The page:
Big Data

Demystifying Data Lakes For SMBs Leveraging Big Data

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When most data scientists talk about challenges with rising data demands, you assume this only affects large enterprises. However, 95% of businesses need to manage unstructured data, but many of them don’t know how.

Small-to-midsize businesses (SMBs) are now taking advantage of business intelligence, analytics and big data, which is causing a rise in their need for data management. These businesses now turn to data lakes to provide better data availability and more efficiency.

Data lakes are storage and processing environments which allow organizations to store structured and unstructured data from a variety of sources. Data from internet of things (IoT) devices, social media analytics, and third-party demographics can all be stored in a single location, regardless of source or format.

Traditionally, data lakes were only used by enterprises due to their difficulty to deploy and manage, but new technology is presenting more scalable, cost-effective data lake options for the mid-market.

Rising SMB Data Demands

The use of predictive analytics, content analytics and business intelligence is rapidly rising. The worldwide big data market is estimated to be worth $77 billion by 2023. Startups and midsize businesses are finding new ways to use data to improve customer experience and boost bottom lines.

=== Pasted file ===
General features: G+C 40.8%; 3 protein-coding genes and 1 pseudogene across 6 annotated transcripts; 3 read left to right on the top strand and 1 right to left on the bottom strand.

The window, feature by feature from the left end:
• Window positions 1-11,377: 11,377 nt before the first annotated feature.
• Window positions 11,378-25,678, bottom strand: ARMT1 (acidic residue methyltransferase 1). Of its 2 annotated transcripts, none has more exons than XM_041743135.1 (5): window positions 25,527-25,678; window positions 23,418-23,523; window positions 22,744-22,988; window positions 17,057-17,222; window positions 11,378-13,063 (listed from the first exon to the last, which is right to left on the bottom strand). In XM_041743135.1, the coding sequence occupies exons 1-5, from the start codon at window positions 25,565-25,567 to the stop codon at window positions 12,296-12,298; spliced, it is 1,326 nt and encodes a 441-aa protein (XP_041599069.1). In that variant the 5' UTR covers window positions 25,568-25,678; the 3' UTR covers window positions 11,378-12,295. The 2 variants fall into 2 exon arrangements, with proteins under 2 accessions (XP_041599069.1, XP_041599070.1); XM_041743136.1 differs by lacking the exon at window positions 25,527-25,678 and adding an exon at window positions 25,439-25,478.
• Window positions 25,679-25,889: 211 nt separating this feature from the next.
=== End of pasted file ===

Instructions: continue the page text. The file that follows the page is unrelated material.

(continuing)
For example, Carvana uses big data to predict if cars purchased at auction were good values. With a staff of only 50, Carvana was able to leverage big data solutions to make smarter purchases, leverage analytics to discover regional customer preferences and leverage other tools to help them improve car purchases and reduce financing risk.

Their data scientists built a predictive analytics system that used car information, regional customer preferences and model availabilities to determine which cars at auction would be worth bidding on and which would not meet their quality standards. They also mined customer data beyond the usual credit check by scanning hundreds of variables across several databases to predict default loans and better tailor interest rates.

With the number of SaaS solutions increasing and SMBs leveraging analytics, business intelligence, IoT and other data sources, businesses of all sizes are now dealing with a rapid increase in data sources and a need to manage disparate data sets. As the data demands of startups and midsize businesses increase, these organizations need to find a way to build an infrastructure that simplifies data management while maintaining scalability and cost-effectiveness.

Data Lakes For Midsize Businesses

Data lakes have been in use by enterprises for years as a flexible way to allow data storage, sharing and management. Recently, SMBs lacking the budget or technical expertise to set up an effective data lake have found great success in deploying cloud-based data lakes.

A recent Aberdeen report found the main benefits of data lakes were increased operational efficiency (43%), data available from departmental silos, mainframe and legacy systems (32%), lower transactional costs (27%), and the ability to offload capacity from mainframe/data warehouse (26%).